While in “He Was A Child That Day” the realities of war and innocence clash together in a single event for a child, “Paper From Ramleh” illustrates that it was not only children who lost innocence in this conflict. In “Paper From Ramleh,” the loss of innocence not only occurs for the child witnessing true tragedy, but for Abu Uthman, who loses the innocence in that he believed anything was possible and the best in humanity. The narrator says of him and his optimism before tragedy:

His whole life Abu Uthman had been a gentle and loving man. He believed in everything, but most of all he believed in himself. He had built his life from nothing. When the revolt in Jabal al-Nar cast him into Ramleh, he lost everything. So he began anew, just as friendly as any plant in the good earth of Ramleh (40).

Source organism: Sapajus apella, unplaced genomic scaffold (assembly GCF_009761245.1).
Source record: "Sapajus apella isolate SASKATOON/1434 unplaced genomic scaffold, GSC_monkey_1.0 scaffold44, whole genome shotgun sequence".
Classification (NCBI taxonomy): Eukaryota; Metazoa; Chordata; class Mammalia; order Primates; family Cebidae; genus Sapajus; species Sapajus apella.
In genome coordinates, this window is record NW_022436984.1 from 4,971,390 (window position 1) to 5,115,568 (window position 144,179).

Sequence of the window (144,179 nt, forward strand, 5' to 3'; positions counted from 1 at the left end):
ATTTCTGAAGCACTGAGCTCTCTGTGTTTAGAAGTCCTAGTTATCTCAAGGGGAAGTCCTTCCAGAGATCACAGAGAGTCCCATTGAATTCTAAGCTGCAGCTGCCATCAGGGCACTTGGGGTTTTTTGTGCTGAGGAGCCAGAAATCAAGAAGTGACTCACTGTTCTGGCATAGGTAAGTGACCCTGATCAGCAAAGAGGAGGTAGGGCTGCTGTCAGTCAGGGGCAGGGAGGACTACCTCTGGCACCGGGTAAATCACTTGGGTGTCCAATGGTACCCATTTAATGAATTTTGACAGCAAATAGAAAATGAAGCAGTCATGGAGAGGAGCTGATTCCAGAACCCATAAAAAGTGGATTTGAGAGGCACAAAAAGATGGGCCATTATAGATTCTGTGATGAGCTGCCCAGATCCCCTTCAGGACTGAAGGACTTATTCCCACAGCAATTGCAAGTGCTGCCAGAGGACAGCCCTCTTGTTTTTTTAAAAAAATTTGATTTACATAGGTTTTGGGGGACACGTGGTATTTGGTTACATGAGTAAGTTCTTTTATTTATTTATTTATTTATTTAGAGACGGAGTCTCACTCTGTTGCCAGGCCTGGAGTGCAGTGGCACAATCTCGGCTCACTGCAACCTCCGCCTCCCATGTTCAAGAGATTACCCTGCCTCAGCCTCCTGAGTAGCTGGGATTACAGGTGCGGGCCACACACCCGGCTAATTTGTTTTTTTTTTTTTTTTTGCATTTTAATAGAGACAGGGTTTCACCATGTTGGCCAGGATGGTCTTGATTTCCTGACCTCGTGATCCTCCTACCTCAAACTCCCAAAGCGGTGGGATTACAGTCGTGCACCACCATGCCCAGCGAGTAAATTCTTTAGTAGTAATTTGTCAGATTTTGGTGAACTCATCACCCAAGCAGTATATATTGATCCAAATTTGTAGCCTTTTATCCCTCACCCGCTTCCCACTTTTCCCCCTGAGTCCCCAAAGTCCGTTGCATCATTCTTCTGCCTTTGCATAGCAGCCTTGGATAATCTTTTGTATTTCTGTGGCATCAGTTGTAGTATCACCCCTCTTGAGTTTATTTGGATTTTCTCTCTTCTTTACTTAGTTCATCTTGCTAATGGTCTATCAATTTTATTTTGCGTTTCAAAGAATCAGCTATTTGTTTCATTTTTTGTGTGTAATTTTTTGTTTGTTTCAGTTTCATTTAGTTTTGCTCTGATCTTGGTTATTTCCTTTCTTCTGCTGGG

Abu Uthman had everything uprooted from him after the revolt, yet he was still able to believe enough in himself and humanity that he could “regrow” and rebuild what he had lost. Despite that he went through tragedy, he earns the love of the people of his community (40). At the end of the story, the narrator reveals that Abu Uthman went to the mayor’s office and killed himself in what was a suicide bombing (41). Abu Uthman’s killing himself signifies not only the destruction of himself, but the destruction of his innocence and naiveté at the possibilities of that he or anyone can change anything if they set their mind to it. In the end, the conflict changed his ideals of hopefulness and the ability to overcome anything if he or she works hard enough into “rubble” like himself.